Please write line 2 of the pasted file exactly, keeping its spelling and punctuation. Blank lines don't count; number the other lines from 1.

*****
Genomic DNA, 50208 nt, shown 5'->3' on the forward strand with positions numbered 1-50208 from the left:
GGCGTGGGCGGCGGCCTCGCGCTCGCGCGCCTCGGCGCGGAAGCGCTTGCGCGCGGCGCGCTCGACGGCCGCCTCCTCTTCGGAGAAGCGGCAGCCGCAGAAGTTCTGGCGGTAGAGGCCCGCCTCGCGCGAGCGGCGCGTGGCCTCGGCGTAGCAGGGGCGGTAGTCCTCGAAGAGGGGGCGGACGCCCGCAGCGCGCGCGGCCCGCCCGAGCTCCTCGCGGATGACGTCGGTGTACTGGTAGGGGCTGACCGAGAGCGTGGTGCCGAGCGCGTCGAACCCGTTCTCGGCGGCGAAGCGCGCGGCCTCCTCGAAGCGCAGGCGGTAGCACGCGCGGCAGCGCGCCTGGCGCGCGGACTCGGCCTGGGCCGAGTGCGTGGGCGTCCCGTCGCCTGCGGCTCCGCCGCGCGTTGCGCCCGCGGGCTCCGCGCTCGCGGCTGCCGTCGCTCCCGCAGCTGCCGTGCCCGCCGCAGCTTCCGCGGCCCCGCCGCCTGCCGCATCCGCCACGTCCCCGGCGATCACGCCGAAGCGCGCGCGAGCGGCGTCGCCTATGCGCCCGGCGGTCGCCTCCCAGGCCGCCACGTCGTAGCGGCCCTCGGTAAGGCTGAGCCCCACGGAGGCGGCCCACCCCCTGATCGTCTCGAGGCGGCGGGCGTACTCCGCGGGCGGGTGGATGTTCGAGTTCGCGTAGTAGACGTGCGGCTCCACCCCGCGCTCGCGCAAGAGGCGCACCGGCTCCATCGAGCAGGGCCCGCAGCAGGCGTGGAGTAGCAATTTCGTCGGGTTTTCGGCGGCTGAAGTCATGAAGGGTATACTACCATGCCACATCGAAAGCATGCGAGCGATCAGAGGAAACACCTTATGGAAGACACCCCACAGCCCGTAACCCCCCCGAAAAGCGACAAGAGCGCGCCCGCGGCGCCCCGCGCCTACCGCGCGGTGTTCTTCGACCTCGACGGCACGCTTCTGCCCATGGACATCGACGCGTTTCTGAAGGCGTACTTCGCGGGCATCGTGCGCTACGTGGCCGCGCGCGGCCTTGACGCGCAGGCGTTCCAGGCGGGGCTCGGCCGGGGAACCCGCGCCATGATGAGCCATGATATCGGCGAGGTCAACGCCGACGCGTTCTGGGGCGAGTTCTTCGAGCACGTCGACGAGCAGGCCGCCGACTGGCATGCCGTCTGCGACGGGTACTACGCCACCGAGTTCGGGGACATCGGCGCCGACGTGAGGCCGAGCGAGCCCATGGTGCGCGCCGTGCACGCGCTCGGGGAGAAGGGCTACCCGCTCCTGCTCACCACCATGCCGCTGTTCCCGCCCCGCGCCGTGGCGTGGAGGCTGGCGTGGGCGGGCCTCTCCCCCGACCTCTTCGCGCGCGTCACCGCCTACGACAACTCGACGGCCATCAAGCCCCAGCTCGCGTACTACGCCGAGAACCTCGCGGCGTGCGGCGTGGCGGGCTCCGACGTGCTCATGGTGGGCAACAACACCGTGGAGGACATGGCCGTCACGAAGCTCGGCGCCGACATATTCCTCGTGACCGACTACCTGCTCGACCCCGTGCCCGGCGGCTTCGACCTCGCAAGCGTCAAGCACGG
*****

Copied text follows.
GGCGTGGGCGGCGGCCTCGCGCTCGCGCGCCTCGGCGCGGAAGCGCTTGCGCGCGGCGCGCTCGACGGCCGCCTCCTCTTCGGAGAAGCGGCAGCCGCAGAAGTTCTGGCGGTAGAGGCCCGCCTCGCGCGAGCGGCGCGTGGCCTCGGCGTAGCAGGGGCGGTAGTCCTCGAAGAGGGGGCGGACGCCCGCAGCGCGCGCGGCCCGCCCGAGCTCCTCGCGGATGACGTCGGTGTACTGGTAGGGGCTGACCGAGAGCGTGGTGCCGAGCGCGTCGAACCCGTTCTCGGCGGCGAAGCGCGCGGCCTCCTCGAAGCGCAGGCGGTAGCACGCGCGGCAGCGCGCCTGGCGCGCGGACTCGGCCTGGGCCGAGTGCGTGGGCGTCCCGTCGCCTGCGGCTCCGCCGCGCGTTGCGCCCGCGGGCTCCGCGCTCGCGGCTGCCGTCGCTCCCGCAGCTGCCGTGCCCGCCGCAGCTTCCGCGGCCCCGCCGCCTGCCGCATCCGCCACGTCCCCGGCGATCACGCCGAAGCGCGCGCGAGCGGCGTCGCCTATGCGCCCGGCGGTCGCCTCCCAGGCCGCCACGTCGTAGCGGCCCTCGGTAAGGCTGAGCCCCACGGAGGCGGCCCACCCCCTGATCGTCTCGAGGCGGCGGGCGTACTCCGCGGGCGGGTGGATGTTCGAGTTCGCGTAGTAGACGTGCGGCTCCACCCCGCGCTCGCGCAAGAGGCGCACCGGCTCCATCGAGCAGGGCCCGCAGCAGGCGTGGAGTAGCAATTTCGTCGGGTTTTCGGCGGCTGAAGTCATGAAGGGTATACTACCATGCCACATCGAAAGCATGCGAGCGATCAGAGGAAACACCTTATGGAAGACACCCCACAGCCCGTAACCCCCCCGAAAAGCGACAAGAGCGCGCCCGCGGCGCCCCGCGCCTACCGCGCGGTGTTCTTCGACCTCGACGGCACGCTTCTGCCCATGGACATCGACGCGTTTCTGAAGGCGTACTTCGCGGGCATCGTGCGCTACGTGGCCGCGCGCGGCCTTGACGCGCAGGCGTTCCAGGCGGGGCTCGGCCGGGGAACCCGCGCCATGATGAGCCATGATATCGGCGAGGTCAACGCCGACGCGTTCTGGGGCGAGTTCTTCGAGCACGTCGACGAGCAGGCCGCCGACTGGCATGCCGTCTGCGACGGGTACTACGCCACCGAGTTCGGGGACATCGGCGCCGACGTGAGGCCGAGCGAGCCCATGGTGCGCGCCGTGCACGCGCTCGGGGAGAAGGGCTACCCGCTCCTGCTCACCACCATGCCGCTGTTCCCGCCCCGCGCCGTGGCGTGGAGGCTGGCGTGGGCGGGCCTCTCCCCCGACCTCTTCGCGCGCGTCACCGCCTACGACAACTCGACGGCCATCAAGCCCCAGCTCGCGTACTACGCCGAGAACCTCGCGGCGTGCGGCGTGGCGGGCTCCGACGTGCTCATGGTGGGCAACAACACCGTGGAGGACATGGCCGTCACGAAGCTCGGCGCCGACATATTCCTCGTGACCGACTACCTGCTCGACCCCGTGCCCGGCGGCTTCGACCTCGCAAGCGTCAAGCACGG